Like Marcel Prousts novel the film is about the relations between rich aristocrats and poor folks during the WWI period as it is about our time, the 21st century, when the contrast between the wealth and life style of the rich and poor, again as many times in history, grows to the extreme. It’s paradox of truth about a concrete historical period that it is applicable to other historical epochs with the same relevancy and revealing power. It happens because in terms of human life and problems between various social strata the differences are always variants of the similar, and in the process of trying to understand what was different back then than from life today we unexpectedly find that we can understand our own particular circumstances better.

By regaining the time of the life of Prousts characters we restore our understanding of our lives today, which is hurt by our fixation on our problems without help of a wider socio-cultural perspective. The film shows us a complicated, passionate and sometimes twisted relations between the rich and poor people that penetrate their private lives and stimulate psychological mutations, existential experimentations and imbalances in psychological sensitivity, worldviews and sexual life.

The film concentrates on the psycho-sexual maneuvers of Prousts characters, on their self-contradictory feelings and behavior by adding socio-political analysis to Prousts analysis of the peculiarities of characters personalities. Ruizs sociological examination of Baron de Charlus homosexual desire (regressing into masochism) and Marquis de Saint Loups bisexual one (regressing into a shockingly crude jingoism) is elaborate and revealing.

But Ruiz main investment in Proust scholarship is his cinematographic analysis of Proustian writers (PW) aesthetic strategies in relation to his existential self-realization. Ruiz examines the relationship between PWs artistic and existential egos and comes to an amazing conclusion about the psychologically defensive nature of Proustean aestheticized spirituality. Ruiz uses intriguing and inspiring visual images to comment about PWs creative function in relation to his style of going through his life.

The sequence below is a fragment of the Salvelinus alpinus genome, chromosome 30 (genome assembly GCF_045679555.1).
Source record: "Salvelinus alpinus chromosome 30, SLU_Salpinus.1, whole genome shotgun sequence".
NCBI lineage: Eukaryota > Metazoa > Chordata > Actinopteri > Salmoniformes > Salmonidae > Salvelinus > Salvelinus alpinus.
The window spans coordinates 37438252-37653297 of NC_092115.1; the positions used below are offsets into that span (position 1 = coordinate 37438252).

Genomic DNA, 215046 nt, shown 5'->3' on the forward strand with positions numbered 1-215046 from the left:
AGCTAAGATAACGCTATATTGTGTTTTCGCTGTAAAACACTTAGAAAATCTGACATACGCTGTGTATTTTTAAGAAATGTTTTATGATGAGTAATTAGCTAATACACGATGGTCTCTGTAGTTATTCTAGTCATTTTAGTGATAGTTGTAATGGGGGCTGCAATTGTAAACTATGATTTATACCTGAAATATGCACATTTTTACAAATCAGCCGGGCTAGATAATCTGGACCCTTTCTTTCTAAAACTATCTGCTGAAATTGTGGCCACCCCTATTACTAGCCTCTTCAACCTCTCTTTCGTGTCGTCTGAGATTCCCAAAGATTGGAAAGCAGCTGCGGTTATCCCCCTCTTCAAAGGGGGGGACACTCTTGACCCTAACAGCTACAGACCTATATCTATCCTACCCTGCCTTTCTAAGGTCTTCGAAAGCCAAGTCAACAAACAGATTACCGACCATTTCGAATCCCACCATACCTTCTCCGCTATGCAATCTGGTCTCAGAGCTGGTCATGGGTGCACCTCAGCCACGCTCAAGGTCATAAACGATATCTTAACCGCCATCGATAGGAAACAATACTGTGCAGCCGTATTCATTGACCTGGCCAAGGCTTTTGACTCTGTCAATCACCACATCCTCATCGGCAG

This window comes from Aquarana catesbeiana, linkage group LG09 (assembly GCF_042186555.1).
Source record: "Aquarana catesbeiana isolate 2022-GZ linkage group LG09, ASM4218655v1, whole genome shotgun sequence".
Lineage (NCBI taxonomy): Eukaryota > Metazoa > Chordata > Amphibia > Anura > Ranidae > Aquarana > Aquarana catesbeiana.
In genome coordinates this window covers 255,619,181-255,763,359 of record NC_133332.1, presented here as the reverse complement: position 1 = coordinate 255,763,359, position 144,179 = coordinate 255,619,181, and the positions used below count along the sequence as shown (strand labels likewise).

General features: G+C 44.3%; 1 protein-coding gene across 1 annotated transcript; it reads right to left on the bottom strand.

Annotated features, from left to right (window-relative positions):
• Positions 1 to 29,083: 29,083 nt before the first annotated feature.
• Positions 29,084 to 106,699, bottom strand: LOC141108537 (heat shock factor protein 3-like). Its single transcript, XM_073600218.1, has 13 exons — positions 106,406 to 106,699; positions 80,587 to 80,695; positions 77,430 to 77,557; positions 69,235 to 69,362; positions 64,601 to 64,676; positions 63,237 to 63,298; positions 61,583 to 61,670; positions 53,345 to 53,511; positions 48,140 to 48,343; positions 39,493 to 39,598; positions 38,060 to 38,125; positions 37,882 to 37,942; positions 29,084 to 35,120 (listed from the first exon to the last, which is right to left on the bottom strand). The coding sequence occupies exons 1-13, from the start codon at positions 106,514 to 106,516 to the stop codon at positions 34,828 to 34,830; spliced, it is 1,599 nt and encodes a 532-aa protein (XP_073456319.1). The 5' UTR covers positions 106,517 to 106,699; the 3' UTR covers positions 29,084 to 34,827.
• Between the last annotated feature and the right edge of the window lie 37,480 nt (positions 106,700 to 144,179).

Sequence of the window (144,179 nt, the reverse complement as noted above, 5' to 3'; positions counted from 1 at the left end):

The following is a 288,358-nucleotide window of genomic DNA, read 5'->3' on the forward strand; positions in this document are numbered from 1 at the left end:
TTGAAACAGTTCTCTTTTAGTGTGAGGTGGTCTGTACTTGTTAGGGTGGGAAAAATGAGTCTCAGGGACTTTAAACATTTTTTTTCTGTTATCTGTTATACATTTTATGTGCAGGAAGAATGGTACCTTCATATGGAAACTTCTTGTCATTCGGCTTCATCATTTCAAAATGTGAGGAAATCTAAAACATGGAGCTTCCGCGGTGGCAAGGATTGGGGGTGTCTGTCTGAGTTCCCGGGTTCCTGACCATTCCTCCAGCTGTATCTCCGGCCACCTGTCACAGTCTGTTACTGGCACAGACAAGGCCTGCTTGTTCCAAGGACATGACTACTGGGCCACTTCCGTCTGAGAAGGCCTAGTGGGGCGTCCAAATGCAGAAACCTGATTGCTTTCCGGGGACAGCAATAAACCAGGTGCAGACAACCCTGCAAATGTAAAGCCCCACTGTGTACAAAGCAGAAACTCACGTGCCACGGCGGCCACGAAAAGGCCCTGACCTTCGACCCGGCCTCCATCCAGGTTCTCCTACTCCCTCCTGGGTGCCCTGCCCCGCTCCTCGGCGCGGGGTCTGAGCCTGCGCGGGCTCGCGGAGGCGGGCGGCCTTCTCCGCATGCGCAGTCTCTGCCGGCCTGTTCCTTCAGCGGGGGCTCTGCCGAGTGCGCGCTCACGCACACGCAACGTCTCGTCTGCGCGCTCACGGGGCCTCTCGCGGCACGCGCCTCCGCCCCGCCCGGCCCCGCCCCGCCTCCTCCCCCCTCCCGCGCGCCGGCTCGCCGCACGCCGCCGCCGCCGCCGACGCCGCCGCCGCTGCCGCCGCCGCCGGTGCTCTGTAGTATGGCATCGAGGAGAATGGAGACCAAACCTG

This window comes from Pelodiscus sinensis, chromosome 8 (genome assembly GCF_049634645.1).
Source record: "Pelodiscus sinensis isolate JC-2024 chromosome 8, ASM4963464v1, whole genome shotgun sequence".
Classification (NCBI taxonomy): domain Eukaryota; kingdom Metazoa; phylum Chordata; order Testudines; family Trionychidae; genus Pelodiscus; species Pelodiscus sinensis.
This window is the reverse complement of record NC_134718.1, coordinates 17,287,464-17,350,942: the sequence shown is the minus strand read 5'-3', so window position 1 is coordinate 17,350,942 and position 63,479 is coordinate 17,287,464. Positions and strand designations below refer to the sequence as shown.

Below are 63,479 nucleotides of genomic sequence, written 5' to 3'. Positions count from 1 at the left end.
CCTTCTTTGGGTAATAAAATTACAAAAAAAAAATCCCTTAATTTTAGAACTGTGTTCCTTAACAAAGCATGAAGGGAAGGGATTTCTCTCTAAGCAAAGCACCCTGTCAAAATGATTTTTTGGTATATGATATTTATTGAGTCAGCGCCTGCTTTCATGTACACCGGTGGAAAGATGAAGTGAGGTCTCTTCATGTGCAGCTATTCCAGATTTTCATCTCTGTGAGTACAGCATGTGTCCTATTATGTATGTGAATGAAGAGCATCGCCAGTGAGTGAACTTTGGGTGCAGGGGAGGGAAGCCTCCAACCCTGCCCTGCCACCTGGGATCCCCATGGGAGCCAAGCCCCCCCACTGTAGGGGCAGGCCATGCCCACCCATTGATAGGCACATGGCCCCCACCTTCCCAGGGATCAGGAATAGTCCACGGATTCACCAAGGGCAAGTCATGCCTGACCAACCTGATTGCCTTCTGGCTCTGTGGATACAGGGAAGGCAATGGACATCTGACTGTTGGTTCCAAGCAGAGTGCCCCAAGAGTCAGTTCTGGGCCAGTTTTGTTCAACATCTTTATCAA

The manner of acting in TR is part of its scholarly achievements. Its not a situation when we learn about the characters from their reactions on circumstances. In TR the characters, as if, create the circumstances inside which they express and realize themselves. Their existential situations are, as if, a kind of a cloth on their psychology the characters always precede the situations always deeper and more creative than its implied by circumstantial acting.

Pascal Gregory (de Saint Loup), John Malkovich (de Charlus), Marcello Mazzarella (Marcel), Emmanuelle Beart (Gilberte) and the other actors bring us to the beginning of the 20th century and then take us back to our own times, following Proustian and Ruizian magic of regaining the particularistic universality of the human souls.

That’s how Marcel Proust in his childhood, when taken to pompous parties and often left (by the adults entertaining themselves with gossiping) on his own in luxurious mansions, indulged in a games of photographic tricks by imagining the guests at lavish events – he saw them as they were – not real people, but as a kind of hybrids between sculptures and mannequins dressed up in gowns and tuxedos and holding the gala glasses with Champaign

Posted Oct/4/’17 –   Marcel-the Writer And Marcel-the Boy During WWI – From Raul Ruiz’s “Time Regained” (1999) by Acting-Out Politics

Posted Oct/1/’17 –  Three Phases Of Human Relationship With Death – From “Time Regained” (1999) By Raul Ruiz (Film Based On Marcel Proust’s Novel) by Acting-Out Politics

Posted on 6/29/’12 –   Raul Ruiz’s “Time Regained” (1999) – Five Marcel Prousts (The Psychology of Existential Understanding) by Acting-Out Politics